“Trent Alexander-Arnold is reinventing the right-back role.”
How often have you heard something to that effect over the last couple of years? As the young Englishman has played a key role in Liverpool winning first the Champions league and now the Premier League, how often has he been feted as some kind of transformative force, the vanguard in a new era of creative right-backs?
Now, Alexander-Arnold is obviously a spectacular right-back. There can be no denying his brilliance. He is the first defender to notch more than 10 assists in consecutive Premier League seasons, he also holds the record for the most assists by a defender in Premier League history with 12, both in 2018/19 and 2019/20. He could yet break his own record before this season is out.
But Trent Alexander-Arnold cannot reinvent what had already been reinvented by one man and one man only: Daniel Alves da Silva aka Dani Alves. The legendary Brazilian right-back who thrilled European football for a decade of dominance between 2005 and 2015.
Obviously attacking full-backs have existed for a great deal longer than Alves has been a player, and they have even played alongside him too. Cafu thrilled us for years before we knew who Alves was, and Maicon and Philipp Lahm had storied careers at the very top of the world game, but they are both different types of player. Right-backs, sure, but much more orthodox in nature.
Alves, as well as Alexander-Arnold, is completely different kind of player. As much as a midfielder as a full-back. A relentlessly attacking force that takes part in every facet of his side’s attacking game from the build-up phase to the final ball.
He is most known for what he did with Barcelona; six La Liga titles, four Copas del Rey, four Spanish Supercopas, three UEFA Supercups, three FIFA Club World Cups and three Champions Leagues – that is a frankly staggering 23 trophies in eight seasons. The next most successful European side in that time period was Bayern Munich with 13.
But of course, Alves’ genius was also evident at Sevilla. Perhaps even moreso as the Brazilian was playing in a side without, you know, the best midfield of all-time. So often Alves was Sevilla’s right-back, central-midfielder, right-winger and even no. 10, all at the same time.
With Alves running the show, Sevilla won consecutive UEFA Cups in 2005 and 2006, then beat Barcelona in the UEFA Super Cup to boot. They were the best side in La Liga (and perhaps all of Europe) in 2006/07 but just couldn’t make it count, finishing third behind Real Madrid and Barcelona. But that was a supreme side, powered by Alves’ genius which he would then take to Barcelona.
Obviously the trophy hauls are legendary, but when you look at the numbers things get really obscene. And this is where Alves’ place as the pioneer of the modern attacking full-back becomes clear. Not just a freight train moving up and down the flank, but an intricate playmaker.
Alves hit double figures for league assists on no less than five occasions. He is the only defender in La Liga (since 1999) to notch more than 10 assists in a single season (which he has done four times) including an astounding 15 assists in 2010/11.
He owns six of La Liga’s top 10 assisting defender spots for this century. And when you expand it out to Europe’s top five leagues (since 2007) then Alves owns the top two spots. His 14 from 2007/08, and the aforementioned 15. What’s more he did this without the aid of taking set-pieces, it was all open play magnificence.
And it was consistent magnificence. That is what truly set Alves apart from his peers. The Brazilian has 105 league assists to his name since 2006/07. The next highest defender in that time-frame? Marcelo with 59. Dani Alves has nearly double his nearest challenger. Think about how absurd that level of dominance is; you could add the next two highest ranked right-back’s assist totals together (Maicon’s 45 and Lahm’s 40) and Alves would still have more. No one else compares.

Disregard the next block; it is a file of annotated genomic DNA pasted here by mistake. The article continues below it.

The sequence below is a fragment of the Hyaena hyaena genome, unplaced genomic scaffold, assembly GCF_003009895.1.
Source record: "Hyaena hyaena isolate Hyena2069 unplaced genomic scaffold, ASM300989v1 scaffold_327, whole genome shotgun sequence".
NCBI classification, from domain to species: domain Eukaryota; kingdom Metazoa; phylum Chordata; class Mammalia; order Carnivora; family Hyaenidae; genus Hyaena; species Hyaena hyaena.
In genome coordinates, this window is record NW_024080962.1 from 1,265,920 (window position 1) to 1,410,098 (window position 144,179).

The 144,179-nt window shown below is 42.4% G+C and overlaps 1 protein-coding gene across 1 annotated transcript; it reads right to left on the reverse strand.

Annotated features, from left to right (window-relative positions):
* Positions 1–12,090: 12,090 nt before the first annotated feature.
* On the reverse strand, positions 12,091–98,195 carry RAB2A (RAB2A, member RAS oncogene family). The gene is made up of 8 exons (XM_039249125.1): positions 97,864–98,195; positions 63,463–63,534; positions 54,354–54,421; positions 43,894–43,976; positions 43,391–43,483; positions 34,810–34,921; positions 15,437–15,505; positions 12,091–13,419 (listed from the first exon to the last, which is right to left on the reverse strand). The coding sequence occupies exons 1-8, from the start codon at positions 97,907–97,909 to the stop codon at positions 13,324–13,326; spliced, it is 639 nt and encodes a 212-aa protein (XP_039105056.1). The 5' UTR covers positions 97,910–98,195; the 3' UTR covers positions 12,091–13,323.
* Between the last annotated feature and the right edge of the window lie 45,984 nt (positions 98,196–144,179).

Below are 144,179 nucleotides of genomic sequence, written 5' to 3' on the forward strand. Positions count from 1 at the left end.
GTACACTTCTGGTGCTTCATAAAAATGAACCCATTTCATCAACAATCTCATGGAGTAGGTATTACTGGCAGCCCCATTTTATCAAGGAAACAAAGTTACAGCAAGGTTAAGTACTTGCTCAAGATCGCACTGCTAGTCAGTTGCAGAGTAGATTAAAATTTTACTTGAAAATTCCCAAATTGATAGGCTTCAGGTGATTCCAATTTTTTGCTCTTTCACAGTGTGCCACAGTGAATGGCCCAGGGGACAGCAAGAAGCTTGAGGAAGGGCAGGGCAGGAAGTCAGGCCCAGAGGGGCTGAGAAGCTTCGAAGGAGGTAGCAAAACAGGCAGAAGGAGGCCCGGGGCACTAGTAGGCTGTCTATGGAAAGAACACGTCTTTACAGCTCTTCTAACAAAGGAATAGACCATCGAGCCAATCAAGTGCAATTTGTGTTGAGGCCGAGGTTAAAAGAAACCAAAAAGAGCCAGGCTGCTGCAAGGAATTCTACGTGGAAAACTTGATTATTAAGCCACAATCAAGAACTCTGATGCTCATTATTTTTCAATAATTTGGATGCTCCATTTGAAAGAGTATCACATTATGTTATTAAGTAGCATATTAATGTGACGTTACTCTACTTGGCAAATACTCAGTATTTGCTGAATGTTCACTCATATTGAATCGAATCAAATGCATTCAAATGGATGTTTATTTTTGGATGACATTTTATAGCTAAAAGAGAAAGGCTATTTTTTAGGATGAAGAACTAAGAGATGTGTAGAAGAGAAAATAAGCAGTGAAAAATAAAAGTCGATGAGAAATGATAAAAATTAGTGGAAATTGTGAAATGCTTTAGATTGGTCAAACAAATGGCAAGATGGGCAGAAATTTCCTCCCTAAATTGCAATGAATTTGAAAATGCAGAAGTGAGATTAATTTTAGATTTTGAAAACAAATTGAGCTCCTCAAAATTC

But the fact that Marcelo is second (and is the only other La Liga defender to get into double figures assists for a single season) is a fitting tribute to Alves. His compatriot, Marcelo used to be a hurricane footballer, an up-and-down buzzsaw of energy. But taking Alves as his example, he expanded his game to become a similar kind of playmaker to the Sevilla and Barcelona legend. And as such, his assist totals rose and what’s more, he was one of the chief playmakers behind Real Madrid’s Champions League domination.
Even Lahm, for so long the orthodox answer to Alves’ mould-breaking magnificence, began to play football in the same manner as the Brazilian. Influenced by Pep Guardiola, Lahm even spent a season playing defensive midfield. The change he made in his game helped him play an influential role in Germany winning the World Cup in 2014.
Click here to see the full Dani Alves stats gallery on Squawka’s Instagram page.
Alves’ legacy is everywhere. That the Brazilian has been followed as Barcelona‘s right-back not by a defender, but by a midfielder in Sergi Roberto. And that the joint-best right-back in Europe since 2015 has been Joshua Kimmich, another midfielder. And that Kimmich was supplanted by Alexander-Arnold, who was a midfielder as a youngster, speaks volumes to Alves’ influence. Now it’s not enough for full-backs to be freight trains that can tear up and down the line, now your full-back has to be a great footballer if they want to make it at the elite level. That is the standard that has been set.
Alexander-Arnold is the world’s best right-back, for sure, but he is no revolutionary. The Englishman is simply the latest evolution of the right-back, an evolution that traces its origins back to Alves’ dynamic and daring decade of domination. The Brazilian well and truly changed the game at Sevilla and Barcelona. Record-smasher, mould-breaker, Mes Que Un Full-back.